Reflections on BarCamp Portland 6


This is a guest post written by Chris McCraw, a Senior Systems Engineer at New Relic.

BarCamp Portland logoOnce upon a time, Tim O’Reilly had a party and invited some of his geeky friends.  It was FooCamp — the first unconference — where passionate people gathered for a few days, organically brainstormed a schedule, and then discussed the topics they’d just decided on. There was an unofficial rule that no PowerPoint was allowed, as these were discussions more than presentations.

In 2007, one of the attendees of the initial FooCamp decided to throw his own unconference — and in deference to geek traditions — called it BarCamp. Since then, there have been hundreds of BarCamps worldwide. The format is simple and the process has been open sourced on the website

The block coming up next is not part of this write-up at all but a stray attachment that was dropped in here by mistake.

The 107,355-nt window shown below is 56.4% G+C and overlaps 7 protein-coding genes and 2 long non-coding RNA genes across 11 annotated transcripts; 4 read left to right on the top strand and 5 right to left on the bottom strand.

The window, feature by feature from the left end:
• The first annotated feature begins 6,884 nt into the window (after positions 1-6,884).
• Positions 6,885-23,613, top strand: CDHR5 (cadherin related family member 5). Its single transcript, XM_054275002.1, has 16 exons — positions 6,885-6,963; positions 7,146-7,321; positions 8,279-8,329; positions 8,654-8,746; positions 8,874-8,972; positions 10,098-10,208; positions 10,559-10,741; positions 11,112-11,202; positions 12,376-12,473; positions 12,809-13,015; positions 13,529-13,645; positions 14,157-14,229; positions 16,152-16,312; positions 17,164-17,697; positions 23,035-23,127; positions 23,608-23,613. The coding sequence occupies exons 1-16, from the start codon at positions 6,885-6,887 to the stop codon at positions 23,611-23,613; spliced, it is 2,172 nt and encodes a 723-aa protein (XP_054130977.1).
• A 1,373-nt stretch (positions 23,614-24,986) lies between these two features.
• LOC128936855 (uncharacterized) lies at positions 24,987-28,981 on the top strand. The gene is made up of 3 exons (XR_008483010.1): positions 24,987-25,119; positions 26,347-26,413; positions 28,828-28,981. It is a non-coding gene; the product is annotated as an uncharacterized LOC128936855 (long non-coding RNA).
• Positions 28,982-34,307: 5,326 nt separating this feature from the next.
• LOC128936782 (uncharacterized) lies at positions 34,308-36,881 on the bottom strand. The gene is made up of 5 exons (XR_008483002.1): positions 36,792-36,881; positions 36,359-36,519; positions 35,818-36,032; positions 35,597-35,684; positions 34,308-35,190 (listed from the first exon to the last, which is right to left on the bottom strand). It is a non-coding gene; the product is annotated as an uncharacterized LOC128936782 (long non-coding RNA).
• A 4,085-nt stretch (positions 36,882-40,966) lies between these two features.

Portland has an especially dynamic technology community that is engaged and active. It is thus the home of one of the larger and more frequent BarCamps. The event has run (almost) annually in Portland since 2006, with an ever changing cast of characters organizing it. But it’s largely supported by local companies like New Relic who was one of this year’s lead sponsors.

BarCamp Portland boasts free food and drinks for attendees to facilitate networking and continued conversation over the breaks between sessions. It typically draws between 200 – 300 people who talk about a variety of topics — from gardening to garbage collection, knitting to kernel hacking, social media to startups. If it’s something people geek out about, it’s probably been talked about at BarCamp Portland. This year’s event saw almost 300 attendees, 44 individual sessions over the course of two days, and a lots of great conversations. The BarCamp team has posted notes with the archived schedule so you can see what was discussed. Or check out their Flickr stream to see pictures of the event.

Chris McCraw is a joy facilitator and community builder who’s already picking his topics for BarCamp Portland 7.'

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